"Levitsky and Way provide one of the most ambitious attempts at synthesis and large-scale case comparisons in recent years. Their volume encompasses thirty-five case studies, spanning the globe from Latin America to Africa, and then brings them all together into a parsimonious theoretical structure that emphasizes structural-institutional variables over rational choice explanations … Levitsky and Way have been trailblazers, opening an impressive path for deeper studies of electoral authoritarianism."
Yonatan L. Morse, World Politics
"Competitive Authoritarianism is one of those rare books that no student of comparative politics or international relations can afford to ignore. It is written so that, with a little guidance, it can be used in both introductory and upper-level courses in comparative politics at the undergraduate level. It is worth reading for the case studies alone, which serve as thumbnail sketches of the political histories of thirty-five countries between 1990 and 2008."
David Art, Comparative Politics
"[Levitsky and Way] have made a rich contribution to [a] growing body of literature. Among the many merits of their book is [their] effort to bring greater clarity to the concept they investigate."
Ergun Özbudun, Turkish Review
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- Date Published: August 2010
- format: Paperback
- isbn: 9780521709156
- length: 536 pages
- dimensions: 234 x 155 x 36 mm
- weight: 0.75kg
- contains: 2 b/w illus. 20 tables
- availability: Available
Table of Contents
Part I. Introduction and Theory:
2. Explaining competitive authoritarian regime trajectories: international linkage and the organizational power of incumbents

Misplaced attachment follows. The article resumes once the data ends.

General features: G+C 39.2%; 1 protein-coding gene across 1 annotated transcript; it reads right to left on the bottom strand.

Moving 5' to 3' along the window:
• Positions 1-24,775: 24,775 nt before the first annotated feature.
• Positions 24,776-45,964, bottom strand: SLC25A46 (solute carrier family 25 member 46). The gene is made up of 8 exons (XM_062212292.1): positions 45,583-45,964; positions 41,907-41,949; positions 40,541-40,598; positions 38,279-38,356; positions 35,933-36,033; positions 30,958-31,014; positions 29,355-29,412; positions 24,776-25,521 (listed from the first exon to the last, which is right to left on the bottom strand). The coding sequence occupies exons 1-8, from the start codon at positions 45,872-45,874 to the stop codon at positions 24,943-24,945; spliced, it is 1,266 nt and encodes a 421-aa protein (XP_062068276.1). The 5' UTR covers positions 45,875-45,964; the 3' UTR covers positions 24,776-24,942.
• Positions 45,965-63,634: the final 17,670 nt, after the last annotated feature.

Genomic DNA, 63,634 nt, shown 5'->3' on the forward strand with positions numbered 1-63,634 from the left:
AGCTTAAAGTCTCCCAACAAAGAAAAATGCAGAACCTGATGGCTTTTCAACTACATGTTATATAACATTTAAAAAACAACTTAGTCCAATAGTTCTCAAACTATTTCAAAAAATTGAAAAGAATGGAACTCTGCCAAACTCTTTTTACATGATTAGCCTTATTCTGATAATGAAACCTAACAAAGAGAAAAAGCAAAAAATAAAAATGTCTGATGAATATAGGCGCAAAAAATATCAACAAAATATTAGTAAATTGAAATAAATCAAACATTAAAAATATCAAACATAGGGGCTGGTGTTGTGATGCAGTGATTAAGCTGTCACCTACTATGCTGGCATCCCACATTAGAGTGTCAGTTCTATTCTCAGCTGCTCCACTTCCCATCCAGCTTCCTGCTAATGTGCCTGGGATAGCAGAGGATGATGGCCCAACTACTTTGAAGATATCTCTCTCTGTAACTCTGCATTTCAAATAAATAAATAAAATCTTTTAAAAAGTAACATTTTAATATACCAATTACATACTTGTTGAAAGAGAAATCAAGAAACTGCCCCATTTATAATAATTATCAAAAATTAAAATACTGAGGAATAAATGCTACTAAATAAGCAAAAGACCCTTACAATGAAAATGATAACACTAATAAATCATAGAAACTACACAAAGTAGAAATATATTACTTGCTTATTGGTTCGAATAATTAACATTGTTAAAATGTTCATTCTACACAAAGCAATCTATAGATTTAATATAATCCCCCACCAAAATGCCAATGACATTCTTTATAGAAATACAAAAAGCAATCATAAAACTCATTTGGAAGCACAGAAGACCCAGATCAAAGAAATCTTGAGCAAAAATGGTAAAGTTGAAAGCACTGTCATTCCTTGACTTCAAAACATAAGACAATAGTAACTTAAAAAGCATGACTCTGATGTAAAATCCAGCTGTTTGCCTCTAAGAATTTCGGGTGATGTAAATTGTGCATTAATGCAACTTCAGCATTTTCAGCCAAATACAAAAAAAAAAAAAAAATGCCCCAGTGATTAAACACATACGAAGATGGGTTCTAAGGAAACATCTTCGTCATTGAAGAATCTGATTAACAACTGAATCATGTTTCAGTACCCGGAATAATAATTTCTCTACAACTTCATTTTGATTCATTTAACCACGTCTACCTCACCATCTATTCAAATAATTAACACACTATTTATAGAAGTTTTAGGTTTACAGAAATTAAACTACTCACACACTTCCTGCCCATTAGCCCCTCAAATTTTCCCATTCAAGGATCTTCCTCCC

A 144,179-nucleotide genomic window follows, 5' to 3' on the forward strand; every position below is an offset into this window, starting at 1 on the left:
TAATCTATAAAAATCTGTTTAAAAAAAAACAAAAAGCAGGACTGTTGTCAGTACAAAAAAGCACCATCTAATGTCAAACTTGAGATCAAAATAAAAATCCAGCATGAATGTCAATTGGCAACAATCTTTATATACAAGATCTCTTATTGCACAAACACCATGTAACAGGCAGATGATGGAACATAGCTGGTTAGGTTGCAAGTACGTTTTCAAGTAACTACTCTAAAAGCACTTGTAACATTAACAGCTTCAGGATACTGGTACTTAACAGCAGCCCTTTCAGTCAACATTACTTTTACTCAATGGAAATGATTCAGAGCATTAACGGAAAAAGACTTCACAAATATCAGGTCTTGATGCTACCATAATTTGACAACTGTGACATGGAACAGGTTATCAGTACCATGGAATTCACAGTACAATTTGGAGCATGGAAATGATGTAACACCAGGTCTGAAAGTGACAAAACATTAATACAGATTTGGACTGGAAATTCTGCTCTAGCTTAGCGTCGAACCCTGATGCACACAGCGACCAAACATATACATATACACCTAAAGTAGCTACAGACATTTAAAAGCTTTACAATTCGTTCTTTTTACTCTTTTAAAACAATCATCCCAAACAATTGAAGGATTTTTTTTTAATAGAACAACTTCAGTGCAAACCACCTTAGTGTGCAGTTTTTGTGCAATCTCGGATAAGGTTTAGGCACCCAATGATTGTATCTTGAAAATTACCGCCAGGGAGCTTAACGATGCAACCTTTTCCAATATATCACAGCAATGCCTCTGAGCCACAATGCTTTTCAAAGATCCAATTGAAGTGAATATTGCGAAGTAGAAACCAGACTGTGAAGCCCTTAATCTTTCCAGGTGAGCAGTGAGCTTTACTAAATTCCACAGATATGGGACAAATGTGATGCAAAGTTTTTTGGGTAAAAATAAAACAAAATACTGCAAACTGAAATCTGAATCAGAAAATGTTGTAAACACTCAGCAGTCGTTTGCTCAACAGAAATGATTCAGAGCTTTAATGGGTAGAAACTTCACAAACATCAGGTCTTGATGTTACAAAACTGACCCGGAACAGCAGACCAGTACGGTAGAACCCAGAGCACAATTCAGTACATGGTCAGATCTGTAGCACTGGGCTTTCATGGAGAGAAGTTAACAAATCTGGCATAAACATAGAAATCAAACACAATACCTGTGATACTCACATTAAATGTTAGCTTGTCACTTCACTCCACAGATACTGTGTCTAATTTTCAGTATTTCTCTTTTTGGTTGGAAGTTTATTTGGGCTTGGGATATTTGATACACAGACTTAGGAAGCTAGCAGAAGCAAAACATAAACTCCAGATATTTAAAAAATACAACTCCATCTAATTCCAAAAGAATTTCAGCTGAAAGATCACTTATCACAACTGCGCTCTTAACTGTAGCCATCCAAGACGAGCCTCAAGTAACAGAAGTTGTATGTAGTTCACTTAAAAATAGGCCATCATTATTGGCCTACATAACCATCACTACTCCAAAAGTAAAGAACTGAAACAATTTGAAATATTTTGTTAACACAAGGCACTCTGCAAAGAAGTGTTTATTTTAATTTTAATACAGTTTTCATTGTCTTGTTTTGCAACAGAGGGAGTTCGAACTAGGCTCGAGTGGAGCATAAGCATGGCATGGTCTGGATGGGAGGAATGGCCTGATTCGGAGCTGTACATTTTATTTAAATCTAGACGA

Part II. High Linkage and Democratization: Eastern Europe and the Americas:
3. Linkage, leverage, and democratization in Eastern Europe
4. Linkage, leverage, and democratization in Latin America and the Caribbean
Part III. The Dynamics of Competitive Authoritarianism in Low Linkage Regions: The Former Soviet Union, Africa, and Asia:
5. The evolution of post-Soviet competitive authoritarianism
6. Africa: transitions without democratization
7. Diverging outcomes in Asia
Appendix. Measuring competitive authoritarianism and authoritarian stability.
Instructors have used or reviewed this title for the following courses
- Comp Int'l Pol Dev
- Comparative Democratization (graduate)
- Comparative Political Analysis
- Comparative Politics Nonwestern World
- Democratic Political Systems
- Democratic Transitions
- Democratization and the Prospects for Peace and Properity in the Third World
- Development Seminar
- Eastern Europe
- Elections and Politics in the Middle East
- Emerging Democracies
- Graduate Seminar in Political Development
- Int'l Political Analysis
- International Relations Post Cold War
- Intro. to Comparative Politics
- Introduction to Political Science
- Modern Dictatorship
- Politics Under Authoritarian
- Post-Communism and New Democracies
- Post-Soviet Security
- Problems in Political Development
- Promoting Democracy
- Relations Among Communist and Post-Communist States
- Rethinking Development: The Challenge of State Building
- Seminar in Comparative Political Development
- Seminar on Comparative Politics
- Seminar: Comp Study Political Science
- Social Change
- Special Studies in Comparative Politics: New Democracies
- US-East Asia Trade and Investment Policy
- World Regional Geography
- comparative parties and elections